Heard of film swaps? Doubles on film with the Lomo LC-A? What about multiples on the LomoKino? Yes, it can be done! You will see how it goes as we prepared a special batch of movies this week just for you!
Multiple layered photographs done either on cross-processed slides or black and whites are something of a norm for any of us here in Lomography. And if you ask what makes this photographic technique appealing, it’s just hard to put on words! Maybe it just has this kind of effect that somehow forges ones perception and deviates it to somewhere else – a place called Lomography, the factory of analogue dreams!
What about moving pictures? We’re just curious to see how it would look like, these different layers of images moving altogether in one reel! Well, we managed to scour some of them and here they are for your enjoyment!
Enter a new analogue dimension with the LomoKino. Lomography’s own 35mm analogue movie camera allows you to capture action and immortalize your story on film! Shoot 144 frames on any 35mm film and create your own cinematic masterpieces. Want to watch your movie the old-school way? We also offer the LomoKino and LomoKinoscope package!
Browsing through the Lomography website, you can find a lot of redscale shots, which are all done on color negative films. I asked myself if it’s possible to redscale a slide or chrome film and then cross process it. (And yes, it is.) In this tipster I’m going to teach you how to create the bloodiest homemade redscale film I've ever come across.
Hey! Did you miss our monthly LomoKino call-out? As usual we're looking for the best LomoKino movies to include in our special compilation video, so if you have any movie that you'd like to share, simply leave the link in the comment box of this post!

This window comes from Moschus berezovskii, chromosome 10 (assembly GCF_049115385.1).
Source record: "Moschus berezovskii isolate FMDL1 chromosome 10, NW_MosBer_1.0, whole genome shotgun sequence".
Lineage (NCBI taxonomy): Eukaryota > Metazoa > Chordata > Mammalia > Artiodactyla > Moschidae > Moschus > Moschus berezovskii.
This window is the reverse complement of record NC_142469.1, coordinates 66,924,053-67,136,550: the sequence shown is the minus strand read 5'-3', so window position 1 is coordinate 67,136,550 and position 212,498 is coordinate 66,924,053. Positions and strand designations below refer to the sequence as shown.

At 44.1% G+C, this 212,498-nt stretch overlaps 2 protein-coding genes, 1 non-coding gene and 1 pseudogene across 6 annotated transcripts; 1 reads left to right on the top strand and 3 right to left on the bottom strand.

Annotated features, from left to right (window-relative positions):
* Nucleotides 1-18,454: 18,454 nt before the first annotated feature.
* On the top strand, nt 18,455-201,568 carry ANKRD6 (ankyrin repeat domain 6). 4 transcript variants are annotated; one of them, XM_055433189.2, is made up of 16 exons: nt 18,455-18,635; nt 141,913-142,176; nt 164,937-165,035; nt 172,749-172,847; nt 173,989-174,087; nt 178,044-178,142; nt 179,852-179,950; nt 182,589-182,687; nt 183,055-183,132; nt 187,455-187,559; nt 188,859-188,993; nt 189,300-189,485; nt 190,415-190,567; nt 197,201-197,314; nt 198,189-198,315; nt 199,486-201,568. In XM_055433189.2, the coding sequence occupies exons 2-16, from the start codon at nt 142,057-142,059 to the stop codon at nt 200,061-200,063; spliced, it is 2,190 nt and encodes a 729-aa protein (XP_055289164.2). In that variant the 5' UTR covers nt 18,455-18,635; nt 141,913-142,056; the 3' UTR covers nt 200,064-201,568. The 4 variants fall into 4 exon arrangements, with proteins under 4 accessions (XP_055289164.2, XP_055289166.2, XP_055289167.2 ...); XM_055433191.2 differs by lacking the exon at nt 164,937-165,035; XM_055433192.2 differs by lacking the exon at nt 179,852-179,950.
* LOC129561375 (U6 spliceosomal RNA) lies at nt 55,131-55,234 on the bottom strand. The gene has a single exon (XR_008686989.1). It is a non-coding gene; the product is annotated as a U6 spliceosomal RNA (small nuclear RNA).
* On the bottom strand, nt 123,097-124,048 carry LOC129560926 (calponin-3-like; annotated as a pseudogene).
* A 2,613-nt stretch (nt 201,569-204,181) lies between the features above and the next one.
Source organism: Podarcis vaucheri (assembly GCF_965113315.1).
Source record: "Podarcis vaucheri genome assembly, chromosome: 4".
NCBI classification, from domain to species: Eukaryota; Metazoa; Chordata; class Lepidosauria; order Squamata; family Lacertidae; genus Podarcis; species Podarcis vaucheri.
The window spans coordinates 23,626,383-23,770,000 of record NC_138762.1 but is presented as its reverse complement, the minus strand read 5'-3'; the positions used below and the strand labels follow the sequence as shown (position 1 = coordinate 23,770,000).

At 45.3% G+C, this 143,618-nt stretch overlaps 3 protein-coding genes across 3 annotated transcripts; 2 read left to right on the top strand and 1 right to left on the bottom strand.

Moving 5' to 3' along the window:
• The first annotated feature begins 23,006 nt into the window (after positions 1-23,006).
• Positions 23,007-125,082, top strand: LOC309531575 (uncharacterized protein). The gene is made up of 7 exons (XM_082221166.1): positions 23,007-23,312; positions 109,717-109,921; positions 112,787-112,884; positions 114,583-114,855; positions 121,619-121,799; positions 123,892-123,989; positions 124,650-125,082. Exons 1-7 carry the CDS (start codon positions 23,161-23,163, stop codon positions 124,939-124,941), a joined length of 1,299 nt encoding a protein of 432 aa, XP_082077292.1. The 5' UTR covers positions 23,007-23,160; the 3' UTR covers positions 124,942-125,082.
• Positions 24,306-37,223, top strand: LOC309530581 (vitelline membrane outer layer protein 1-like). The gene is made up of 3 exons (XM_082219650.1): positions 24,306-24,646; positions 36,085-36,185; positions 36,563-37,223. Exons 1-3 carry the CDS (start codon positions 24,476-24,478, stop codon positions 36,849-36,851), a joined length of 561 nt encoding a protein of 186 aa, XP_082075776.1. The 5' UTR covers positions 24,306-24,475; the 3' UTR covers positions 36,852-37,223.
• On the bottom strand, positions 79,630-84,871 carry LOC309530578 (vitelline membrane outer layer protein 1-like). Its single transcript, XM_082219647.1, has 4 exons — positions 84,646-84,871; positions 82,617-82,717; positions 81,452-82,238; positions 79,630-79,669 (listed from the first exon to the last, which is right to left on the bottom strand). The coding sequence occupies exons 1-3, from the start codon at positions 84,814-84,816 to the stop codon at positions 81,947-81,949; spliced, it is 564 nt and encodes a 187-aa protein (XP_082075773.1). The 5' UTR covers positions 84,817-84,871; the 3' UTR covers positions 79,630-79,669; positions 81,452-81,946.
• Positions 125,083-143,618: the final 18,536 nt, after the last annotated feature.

Another week in film done. This week, I have more Instax, some Konstruktor, a failed triple exposure of myself and shooting film for international film swaps. And this is just the stuff I’m telling you about.
Where do I begin talking about film cameras on the Lomography Magazine? Yes, you guessed right. I will begin with a LOMO, of course, a very special one: the Lubitel 166 Universal (Lubitel 166U). It’s a camera that has almost everything you might need from a camera. Plus, it’s a LOMO!
In this article I’m going to review the LomoKino's key features, show you how to load the film, and share some tips on shooting and editing a movie. I will also show you a short stop motion movie that I made with this camera.
Done shooting and want your films to be processed? We can process your colour and black & white 35mm, 120 or 110 films! Development, prints and scans are also included. (Service availability depends on your markets)
On the occasion of the German DVD release of Wim Wenders' latest documentary, "Das Salz der Erde (The Salt of the Earth)," on April 9, we asked you to send us your best black and white photographs. You have done your best and so making the decision was quite difficult. Read on to find out who will be celebrating with DVDs and piggies!
Save a whopping 40% when you pick up a LomoKino and 10% on Smartphone Film Scanners. Plus, join the BIG LomoKino Rumble 2015 for a chance to win a Deluxe Mixed Film Kit when you create a LomoKino movie — check it out and make a submission!
Are you ready for an adrenaline rush? A little while ago, we teamed up with the snowboard and film-making collective Yougofirst and gave them a LomoKino and some film rolls to play with. After a season of crazy riding, jumps and tricks, they have finished their latest movie HETEROTOPIA which features footage shot with our 35mm movie-maker. We had the chance to catch up with Vid and Matic from the collective about the new movie and their experiences shooting analogue on the slopes. It's also our pleasure to showcase the movie here!
As this list would prove, the LomoKino has captured not only the hearts of analog filmmakers within the Lomography community, but also professionals outside of it. We've dug through our archive to present to you some of the best LomoKino music videos from all over the globe to have come to our attention.